Iran – Women Face Increased Violence as State Resumes Forced-Veiling Patrols
Date: July 21, 2023
Iranian Women Face Increased Violence as State Resumes Forced-Veiling Patrols
July 18, 2023 – Women and girls in Iran face increased violence, arbitrary arrests and heightened discrimination as the Islamic Republic re-activates its forced-veiling police patrols, said the Center for Human Rights in Iran (CHRI) in a statement today. The UN and broader international community should explicitly call for the repeal of this repressive, dangerous, and discriminatory law, CHRI stressed.
“For the past nine months, the Iranian authorities have witnessed countless girls and women peacefully defying the Islamic Republic’s forced-hijab law,” said Hadi Ghaemi, executive director of the Center for Human Rights in Iran (CHRI). “In response, they are resuming their failing strategy of enforcing repressive policies against Iranian women while trampling the right to freedom of expression.”
“It is essential for the international community to stand with the women and girls of Iran and advocate strenuously for their safety, dignity, and fundamental human rights,” Ghaemi said.
On July 16, Saeid Montazer al-Mahdi, Deputy Police Chief for Cultural and Social Affairs, announced that “vehicle and foot patrols” would be deployed across the country to “deal with” women accused of not complying with the state’s forced-hijab law. The announcement was followed by reported instances of white van patrols in Iranian cities, with at least one video showing a hijab-less woman being assaulted by a veil-clad woman trying to force her into a white van.
Although there has been no official confirmation that the government has redeployed its so-called “morality police”—which has a documented history of harassing, assaulting and arresting women accused of defying the state’s forced-hijab law—several government, police, and judicial officials have announced that increased enforcement of forced-veiling in Iran though “police actions” has resumed.
CHRI urges UN human rights experts and Member States to demand the repeal of the compulsory hijab law by the Iranian government. The UN Human Rights Council’s independent, international Fact-Finding Mission on Iran should also vigilantly monitor the situation on the ground in Iran to document any instances of escalated violence against women by the patrols.
Anti-Forced-Hijab Advocate Arrested, Actress Sentenced to Prison
The announcement of increased forced-hijab enforcement in Iran this past weekend was followed on July 17 by the unlawful arrest of actor Mohammad Sadeghi, as he was livestreaming peaceful commentary against the abusive policy.
Sadeghi tried to livestream his arrest, which included state security agents entering and raiding his home without a warrant. The Fars News Agency in Iran, which is associated with the Iranian military’s Islamic Revolutionary Guard Corps, subsequently accused Sadeghi of being a “homosexuality advocate.”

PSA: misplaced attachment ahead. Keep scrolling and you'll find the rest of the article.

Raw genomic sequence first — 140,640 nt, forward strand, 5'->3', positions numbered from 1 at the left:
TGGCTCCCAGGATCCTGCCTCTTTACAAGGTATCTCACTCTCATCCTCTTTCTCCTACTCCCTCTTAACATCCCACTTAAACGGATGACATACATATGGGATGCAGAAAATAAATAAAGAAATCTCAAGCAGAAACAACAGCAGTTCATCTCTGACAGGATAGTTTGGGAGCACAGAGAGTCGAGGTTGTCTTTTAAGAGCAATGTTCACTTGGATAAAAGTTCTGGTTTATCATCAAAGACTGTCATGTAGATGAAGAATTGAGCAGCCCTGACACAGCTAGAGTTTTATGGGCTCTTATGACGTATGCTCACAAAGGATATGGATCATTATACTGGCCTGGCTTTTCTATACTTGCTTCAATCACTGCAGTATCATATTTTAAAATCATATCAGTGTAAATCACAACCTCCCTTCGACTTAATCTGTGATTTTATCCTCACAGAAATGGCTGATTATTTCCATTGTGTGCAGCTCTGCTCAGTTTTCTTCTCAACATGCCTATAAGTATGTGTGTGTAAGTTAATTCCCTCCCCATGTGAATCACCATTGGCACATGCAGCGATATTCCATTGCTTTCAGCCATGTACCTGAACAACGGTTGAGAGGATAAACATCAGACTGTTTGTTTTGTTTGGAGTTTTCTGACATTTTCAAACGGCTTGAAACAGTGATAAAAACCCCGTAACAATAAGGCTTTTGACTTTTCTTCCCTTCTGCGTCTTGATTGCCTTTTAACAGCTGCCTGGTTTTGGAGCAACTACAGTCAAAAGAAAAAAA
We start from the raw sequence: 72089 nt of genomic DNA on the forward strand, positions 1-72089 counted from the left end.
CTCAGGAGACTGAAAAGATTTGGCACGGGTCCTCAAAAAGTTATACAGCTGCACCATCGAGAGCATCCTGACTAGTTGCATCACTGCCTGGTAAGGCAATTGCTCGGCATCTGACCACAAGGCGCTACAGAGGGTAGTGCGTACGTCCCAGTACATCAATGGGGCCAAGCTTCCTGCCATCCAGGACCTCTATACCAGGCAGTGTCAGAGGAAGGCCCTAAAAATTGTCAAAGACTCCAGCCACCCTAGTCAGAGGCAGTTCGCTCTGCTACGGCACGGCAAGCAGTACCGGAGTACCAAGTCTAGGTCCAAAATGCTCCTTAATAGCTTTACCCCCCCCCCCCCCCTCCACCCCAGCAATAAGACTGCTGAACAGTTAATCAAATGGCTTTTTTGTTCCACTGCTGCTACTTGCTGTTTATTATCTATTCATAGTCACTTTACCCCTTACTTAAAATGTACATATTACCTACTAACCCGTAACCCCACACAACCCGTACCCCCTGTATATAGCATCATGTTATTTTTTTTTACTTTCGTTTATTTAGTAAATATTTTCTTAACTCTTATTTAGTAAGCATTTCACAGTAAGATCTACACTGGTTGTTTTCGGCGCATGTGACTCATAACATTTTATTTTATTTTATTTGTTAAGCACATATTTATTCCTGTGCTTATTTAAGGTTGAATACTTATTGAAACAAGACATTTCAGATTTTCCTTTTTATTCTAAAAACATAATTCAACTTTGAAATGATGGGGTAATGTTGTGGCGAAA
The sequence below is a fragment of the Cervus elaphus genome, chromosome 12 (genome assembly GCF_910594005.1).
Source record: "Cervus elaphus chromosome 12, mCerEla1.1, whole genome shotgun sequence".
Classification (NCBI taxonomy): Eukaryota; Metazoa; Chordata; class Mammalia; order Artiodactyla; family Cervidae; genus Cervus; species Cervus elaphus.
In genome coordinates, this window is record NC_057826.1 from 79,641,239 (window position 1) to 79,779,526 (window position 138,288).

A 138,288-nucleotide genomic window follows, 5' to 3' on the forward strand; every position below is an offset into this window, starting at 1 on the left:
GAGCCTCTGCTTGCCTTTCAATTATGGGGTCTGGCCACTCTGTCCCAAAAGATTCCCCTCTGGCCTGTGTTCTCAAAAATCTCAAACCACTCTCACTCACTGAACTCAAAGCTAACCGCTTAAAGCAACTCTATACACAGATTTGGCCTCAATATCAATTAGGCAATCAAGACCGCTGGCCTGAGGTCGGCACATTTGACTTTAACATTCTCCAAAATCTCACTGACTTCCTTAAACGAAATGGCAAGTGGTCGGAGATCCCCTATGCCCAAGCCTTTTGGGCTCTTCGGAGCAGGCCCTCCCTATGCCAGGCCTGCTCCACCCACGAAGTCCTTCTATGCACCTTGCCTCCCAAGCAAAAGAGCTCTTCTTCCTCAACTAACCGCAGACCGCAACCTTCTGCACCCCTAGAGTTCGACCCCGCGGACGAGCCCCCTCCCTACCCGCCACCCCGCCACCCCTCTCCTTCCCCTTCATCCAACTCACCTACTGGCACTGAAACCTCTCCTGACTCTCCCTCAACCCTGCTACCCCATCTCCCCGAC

CHRI calls for the immediate release of Sadeghi and all prisoners of conscience.
Since Iran’s nationwide anti-state protests began in September 2022—which were initially triggered by the killing in state custody of 22-year-old Mahsa Jina Amini, who was arrested for an allegedly improper hijab—Iranian authorities have targeted anti-forced-hijab advocates, especially actresses and others with large social media followings.
On July 18, 2023, actress Leila Bolukat became the latest individual to be sentenced to prison for allegedly not wearing a hijab; she was ordered to serve four months in prison and banned from working for two years, as well as banned from social media activity for five years.
The Iranian government has also promised to pass legislation that would further punish and persecute women for choosing what to wear in public through a range of additional punishments, including monetary fines, restrictions on accessing bank accounts and denial of other essential services, confiscation of personal vehicles, travel limitations, bans on online activity, and imprisonment.
Parliament Speaker Mohammad Bagher Ghalibaf promised the “Chastity and Hijab Law” would be ratified by mid-August, which would be a month before the one-year anniversary of Amini’s killing.
Resurgence of Forced-Veiling Enforcement Fuels Violence Against Women in Iran
The Iranian government’s intensified enforcement of forced-hijab regulations in July 2022, mandated by President Ebrahim Raisi and signed into a decree the following month, had devastating consequences. It was just a month later, on September 16, 2022, when Amini died after beatings she reportedly received in state custody.
Amini’s killing sparked the “Woman Life Freedom” movement, which erupted in September 2022 across Iran with protests, and still continues, albeit in smaller acts of civil disobedience.
During this period, the “morality police” (also referred to as “guidance patrol”) largely vanished from the streets—although there was always ambiguity regarding official state confirmation of the disbandment of the morality police.
Despite facing violent repression by the government during street protests—in which hundreds of peaceful demonstrators were killed by state security forces and over 20,000 arrested—countless Iranian women have sustained the movement by publicly appearing without veils. Many have documented their peaceful resistance through photos and videos shared online.
CHRI stresses that the resumption of forced-veiling patrols significantly raises the potential for a surge in violence against women, not only by the police patrols, but also by vigilante violence. Rigorous and continuous vigilance and support from the international community are vital.
“The hijab should be a choice, not a tool of state repression,” said Ghaemi. “Through coordinated actions, we can all play a pivotal role in pressuring the Iranian government to stop perpetuating violence against women.”